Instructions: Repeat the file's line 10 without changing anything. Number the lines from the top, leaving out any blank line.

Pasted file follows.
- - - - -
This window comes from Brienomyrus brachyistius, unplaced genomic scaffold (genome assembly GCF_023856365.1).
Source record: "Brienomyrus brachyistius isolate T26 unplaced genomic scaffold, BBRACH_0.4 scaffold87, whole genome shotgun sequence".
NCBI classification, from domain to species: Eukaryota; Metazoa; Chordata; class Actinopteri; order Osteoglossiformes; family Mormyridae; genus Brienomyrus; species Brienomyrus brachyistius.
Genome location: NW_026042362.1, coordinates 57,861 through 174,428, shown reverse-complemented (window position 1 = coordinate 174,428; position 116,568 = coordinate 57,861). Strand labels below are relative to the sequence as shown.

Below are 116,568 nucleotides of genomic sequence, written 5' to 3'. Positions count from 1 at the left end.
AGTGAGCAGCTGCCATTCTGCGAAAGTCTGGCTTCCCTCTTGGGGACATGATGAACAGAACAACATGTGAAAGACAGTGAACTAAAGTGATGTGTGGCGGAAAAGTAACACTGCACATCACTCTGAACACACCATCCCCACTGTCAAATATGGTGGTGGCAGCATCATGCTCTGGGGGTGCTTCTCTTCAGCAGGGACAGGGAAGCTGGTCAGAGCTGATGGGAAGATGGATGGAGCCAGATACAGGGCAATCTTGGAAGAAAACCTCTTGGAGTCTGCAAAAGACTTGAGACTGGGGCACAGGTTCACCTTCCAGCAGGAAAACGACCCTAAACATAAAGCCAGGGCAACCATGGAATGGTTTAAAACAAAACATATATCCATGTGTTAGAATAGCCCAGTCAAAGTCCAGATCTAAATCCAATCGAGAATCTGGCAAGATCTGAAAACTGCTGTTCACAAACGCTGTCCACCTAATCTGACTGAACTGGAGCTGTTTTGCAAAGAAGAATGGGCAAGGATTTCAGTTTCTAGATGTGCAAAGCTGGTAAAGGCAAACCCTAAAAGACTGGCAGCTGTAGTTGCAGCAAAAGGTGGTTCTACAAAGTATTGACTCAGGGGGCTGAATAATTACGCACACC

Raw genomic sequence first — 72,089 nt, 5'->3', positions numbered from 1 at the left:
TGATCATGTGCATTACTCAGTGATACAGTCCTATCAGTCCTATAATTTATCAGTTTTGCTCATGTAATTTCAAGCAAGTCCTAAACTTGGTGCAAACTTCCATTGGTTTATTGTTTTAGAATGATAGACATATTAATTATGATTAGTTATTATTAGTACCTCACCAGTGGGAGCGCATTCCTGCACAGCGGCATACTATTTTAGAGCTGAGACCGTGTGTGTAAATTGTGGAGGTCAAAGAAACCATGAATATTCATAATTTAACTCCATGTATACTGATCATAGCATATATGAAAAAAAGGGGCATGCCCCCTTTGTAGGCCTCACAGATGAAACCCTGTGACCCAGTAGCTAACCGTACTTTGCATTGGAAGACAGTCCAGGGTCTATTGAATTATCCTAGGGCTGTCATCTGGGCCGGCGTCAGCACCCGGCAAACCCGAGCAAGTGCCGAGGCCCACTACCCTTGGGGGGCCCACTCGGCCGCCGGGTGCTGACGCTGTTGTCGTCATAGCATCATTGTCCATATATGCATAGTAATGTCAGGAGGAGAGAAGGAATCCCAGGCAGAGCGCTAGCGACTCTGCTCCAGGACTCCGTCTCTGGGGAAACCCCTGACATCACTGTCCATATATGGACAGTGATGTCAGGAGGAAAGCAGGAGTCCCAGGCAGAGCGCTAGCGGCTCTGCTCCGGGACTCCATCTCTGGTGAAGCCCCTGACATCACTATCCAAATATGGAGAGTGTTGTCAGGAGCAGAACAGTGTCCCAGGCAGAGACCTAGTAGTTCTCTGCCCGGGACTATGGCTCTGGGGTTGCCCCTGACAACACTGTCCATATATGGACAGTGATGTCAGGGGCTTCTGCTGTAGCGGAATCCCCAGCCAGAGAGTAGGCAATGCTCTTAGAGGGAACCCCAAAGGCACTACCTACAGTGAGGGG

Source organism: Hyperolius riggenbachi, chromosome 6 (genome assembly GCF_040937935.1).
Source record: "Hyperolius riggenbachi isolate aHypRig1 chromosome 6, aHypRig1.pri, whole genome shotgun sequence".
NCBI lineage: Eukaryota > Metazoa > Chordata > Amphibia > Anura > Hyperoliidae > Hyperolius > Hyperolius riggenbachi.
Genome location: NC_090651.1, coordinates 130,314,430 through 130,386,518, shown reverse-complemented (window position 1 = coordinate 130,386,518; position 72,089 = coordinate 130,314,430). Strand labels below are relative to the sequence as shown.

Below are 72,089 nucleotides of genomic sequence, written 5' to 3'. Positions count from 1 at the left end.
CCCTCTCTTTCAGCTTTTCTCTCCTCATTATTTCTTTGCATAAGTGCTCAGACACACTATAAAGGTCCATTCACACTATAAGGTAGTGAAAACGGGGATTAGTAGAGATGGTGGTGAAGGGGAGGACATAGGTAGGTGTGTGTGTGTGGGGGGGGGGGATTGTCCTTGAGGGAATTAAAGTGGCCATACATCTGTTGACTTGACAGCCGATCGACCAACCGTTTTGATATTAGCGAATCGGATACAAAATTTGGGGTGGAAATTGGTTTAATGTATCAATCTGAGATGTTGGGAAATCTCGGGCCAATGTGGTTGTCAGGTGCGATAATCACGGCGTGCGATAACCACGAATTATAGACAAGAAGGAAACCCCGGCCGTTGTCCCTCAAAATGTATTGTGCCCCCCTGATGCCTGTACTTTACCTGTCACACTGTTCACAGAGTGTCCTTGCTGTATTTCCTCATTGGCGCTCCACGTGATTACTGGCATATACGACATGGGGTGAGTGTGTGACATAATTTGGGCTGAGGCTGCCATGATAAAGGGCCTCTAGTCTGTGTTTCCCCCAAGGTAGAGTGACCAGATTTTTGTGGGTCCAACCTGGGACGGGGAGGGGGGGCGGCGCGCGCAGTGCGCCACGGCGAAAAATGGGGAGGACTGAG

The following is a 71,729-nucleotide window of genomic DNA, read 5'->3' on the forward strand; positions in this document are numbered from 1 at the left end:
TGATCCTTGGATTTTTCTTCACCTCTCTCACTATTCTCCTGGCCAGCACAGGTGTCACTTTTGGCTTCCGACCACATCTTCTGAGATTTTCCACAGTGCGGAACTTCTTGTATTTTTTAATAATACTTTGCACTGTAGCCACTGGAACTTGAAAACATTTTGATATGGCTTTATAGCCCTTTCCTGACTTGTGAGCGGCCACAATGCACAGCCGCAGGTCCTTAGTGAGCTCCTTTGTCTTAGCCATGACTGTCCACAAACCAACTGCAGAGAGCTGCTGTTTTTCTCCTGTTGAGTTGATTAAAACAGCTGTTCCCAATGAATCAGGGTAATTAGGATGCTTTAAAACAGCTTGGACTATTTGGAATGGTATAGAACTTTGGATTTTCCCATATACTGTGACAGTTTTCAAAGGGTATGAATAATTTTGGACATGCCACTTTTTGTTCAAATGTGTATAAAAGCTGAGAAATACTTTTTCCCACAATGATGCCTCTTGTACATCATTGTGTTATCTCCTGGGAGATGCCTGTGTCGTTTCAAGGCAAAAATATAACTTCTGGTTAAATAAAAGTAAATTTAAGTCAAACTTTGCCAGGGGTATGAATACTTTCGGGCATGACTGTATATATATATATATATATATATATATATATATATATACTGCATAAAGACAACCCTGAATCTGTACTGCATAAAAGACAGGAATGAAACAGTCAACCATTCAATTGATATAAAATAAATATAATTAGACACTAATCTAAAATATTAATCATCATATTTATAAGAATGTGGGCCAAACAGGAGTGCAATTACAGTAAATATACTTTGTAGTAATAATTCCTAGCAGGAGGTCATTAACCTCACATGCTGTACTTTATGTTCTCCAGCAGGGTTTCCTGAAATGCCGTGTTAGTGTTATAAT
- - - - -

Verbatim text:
Source record: "Hyperolius riggenbachi isolate aHypRig1 chromosome 6, aHypRig1.pri, whole genome shotgun sequence".